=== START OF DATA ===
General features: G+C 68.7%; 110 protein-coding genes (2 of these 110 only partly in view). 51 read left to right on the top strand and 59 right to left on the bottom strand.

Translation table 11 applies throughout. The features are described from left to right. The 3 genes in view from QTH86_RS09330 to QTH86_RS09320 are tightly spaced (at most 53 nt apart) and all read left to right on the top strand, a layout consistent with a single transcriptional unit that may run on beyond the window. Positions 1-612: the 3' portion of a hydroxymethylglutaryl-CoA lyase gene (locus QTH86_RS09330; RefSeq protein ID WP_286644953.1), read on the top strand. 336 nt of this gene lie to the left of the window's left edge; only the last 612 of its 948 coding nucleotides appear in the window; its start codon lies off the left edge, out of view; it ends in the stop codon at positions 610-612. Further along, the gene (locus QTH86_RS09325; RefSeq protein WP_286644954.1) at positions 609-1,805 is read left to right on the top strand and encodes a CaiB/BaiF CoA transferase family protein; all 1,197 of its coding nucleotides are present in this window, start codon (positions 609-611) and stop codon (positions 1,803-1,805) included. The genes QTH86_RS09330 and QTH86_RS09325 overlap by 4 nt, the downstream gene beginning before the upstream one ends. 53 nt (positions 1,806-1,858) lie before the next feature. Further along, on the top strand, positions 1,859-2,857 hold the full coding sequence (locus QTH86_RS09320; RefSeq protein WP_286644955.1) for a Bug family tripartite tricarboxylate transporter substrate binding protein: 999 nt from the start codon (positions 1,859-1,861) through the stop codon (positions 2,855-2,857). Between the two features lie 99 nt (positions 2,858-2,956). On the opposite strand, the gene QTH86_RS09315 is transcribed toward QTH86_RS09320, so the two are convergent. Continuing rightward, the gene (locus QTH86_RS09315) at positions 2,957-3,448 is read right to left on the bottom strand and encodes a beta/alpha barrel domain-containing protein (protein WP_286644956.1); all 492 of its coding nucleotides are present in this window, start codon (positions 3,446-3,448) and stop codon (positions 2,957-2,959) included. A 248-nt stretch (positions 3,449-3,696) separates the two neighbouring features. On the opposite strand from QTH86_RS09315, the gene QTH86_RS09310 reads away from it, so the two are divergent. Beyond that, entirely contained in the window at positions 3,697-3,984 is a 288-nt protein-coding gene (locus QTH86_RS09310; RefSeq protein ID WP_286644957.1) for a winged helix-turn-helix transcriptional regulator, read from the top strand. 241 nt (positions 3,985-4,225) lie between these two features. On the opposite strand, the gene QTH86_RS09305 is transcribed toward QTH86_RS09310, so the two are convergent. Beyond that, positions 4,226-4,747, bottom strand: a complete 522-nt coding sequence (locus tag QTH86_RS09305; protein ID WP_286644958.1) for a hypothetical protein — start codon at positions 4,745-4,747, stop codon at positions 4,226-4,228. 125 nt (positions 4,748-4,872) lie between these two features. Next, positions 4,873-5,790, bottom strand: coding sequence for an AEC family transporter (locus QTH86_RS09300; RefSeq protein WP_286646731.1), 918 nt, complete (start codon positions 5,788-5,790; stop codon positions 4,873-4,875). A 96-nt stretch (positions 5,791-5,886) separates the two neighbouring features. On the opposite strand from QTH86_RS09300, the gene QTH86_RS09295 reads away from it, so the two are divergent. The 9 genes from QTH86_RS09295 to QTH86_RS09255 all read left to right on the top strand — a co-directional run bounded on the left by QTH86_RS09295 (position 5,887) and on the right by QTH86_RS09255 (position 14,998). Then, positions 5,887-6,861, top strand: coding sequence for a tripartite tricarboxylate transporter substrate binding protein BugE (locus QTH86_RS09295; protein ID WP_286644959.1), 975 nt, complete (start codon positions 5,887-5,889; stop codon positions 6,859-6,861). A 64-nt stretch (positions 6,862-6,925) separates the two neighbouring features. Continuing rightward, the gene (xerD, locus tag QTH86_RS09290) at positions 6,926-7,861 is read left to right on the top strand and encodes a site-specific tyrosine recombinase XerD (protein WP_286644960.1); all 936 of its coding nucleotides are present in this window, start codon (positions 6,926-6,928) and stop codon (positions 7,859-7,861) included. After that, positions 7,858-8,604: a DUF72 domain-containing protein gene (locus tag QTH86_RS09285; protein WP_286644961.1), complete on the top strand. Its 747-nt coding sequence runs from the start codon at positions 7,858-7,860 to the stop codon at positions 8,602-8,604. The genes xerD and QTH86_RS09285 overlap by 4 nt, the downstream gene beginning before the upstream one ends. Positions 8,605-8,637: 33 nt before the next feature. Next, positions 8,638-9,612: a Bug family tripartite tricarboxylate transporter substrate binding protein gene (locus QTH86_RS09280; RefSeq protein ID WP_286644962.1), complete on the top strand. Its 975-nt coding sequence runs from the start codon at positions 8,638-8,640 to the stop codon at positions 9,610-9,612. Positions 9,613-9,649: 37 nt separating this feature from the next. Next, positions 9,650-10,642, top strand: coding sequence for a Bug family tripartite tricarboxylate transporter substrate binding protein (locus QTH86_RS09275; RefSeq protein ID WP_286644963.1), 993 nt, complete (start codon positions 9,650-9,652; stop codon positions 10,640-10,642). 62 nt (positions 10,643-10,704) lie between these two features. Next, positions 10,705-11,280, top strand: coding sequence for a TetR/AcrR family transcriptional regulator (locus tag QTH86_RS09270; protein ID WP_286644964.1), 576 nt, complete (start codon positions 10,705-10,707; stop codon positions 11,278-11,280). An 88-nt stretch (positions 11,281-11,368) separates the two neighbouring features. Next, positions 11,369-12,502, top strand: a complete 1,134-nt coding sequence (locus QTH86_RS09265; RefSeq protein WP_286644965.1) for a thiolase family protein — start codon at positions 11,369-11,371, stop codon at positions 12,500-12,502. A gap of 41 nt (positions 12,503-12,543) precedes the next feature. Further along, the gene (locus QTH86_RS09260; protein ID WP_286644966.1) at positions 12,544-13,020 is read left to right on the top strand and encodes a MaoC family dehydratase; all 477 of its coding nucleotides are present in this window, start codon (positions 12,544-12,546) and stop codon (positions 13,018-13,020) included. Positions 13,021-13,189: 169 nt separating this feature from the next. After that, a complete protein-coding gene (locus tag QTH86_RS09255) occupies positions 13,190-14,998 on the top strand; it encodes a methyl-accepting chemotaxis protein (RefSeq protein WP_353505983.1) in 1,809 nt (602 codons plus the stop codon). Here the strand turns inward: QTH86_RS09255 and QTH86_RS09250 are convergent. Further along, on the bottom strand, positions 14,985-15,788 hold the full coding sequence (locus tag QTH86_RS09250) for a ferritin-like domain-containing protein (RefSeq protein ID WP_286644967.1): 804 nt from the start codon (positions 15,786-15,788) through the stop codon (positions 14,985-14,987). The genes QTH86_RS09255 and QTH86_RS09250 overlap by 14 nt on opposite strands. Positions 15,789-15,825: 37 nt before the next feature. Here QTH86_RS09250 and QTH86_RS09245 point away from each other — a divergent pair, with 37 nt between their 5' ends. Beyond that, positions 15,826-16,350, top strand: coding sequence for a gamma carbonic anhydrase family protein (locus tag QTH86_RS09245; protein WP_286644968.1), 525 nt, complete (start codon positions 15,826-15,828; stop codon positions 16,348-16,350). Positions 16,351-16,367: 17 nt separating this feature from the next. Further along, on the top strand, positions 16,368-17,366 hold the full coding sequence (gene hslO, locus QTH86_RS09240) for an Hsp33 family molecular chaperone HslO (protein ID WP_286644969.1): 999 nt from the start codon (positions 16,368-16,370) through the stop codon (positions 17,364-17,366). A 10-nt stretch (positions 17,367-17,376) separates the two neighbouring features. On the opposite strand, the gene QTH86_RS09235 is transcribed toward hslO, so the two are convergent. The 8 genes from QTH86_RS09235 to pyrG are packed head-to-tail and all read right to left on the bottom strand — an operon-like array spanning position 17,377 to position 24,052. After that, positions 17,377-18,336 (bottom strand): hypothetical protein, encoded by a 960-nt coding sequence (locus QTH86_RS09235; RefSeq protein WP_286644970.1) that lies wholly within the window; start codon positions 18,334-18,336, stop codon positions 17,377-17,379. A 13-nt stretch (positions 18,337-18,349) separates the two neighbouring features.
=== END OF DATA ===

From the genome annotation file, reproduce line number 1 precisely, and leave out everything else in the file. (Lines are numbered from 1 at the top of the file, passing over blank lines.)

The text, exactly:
General features: G+C 68.7%; 110 protein-coding genes (2 of these 110 only partly in view). 51 read left to right on the top strand and 59 right to left on the bottom strand.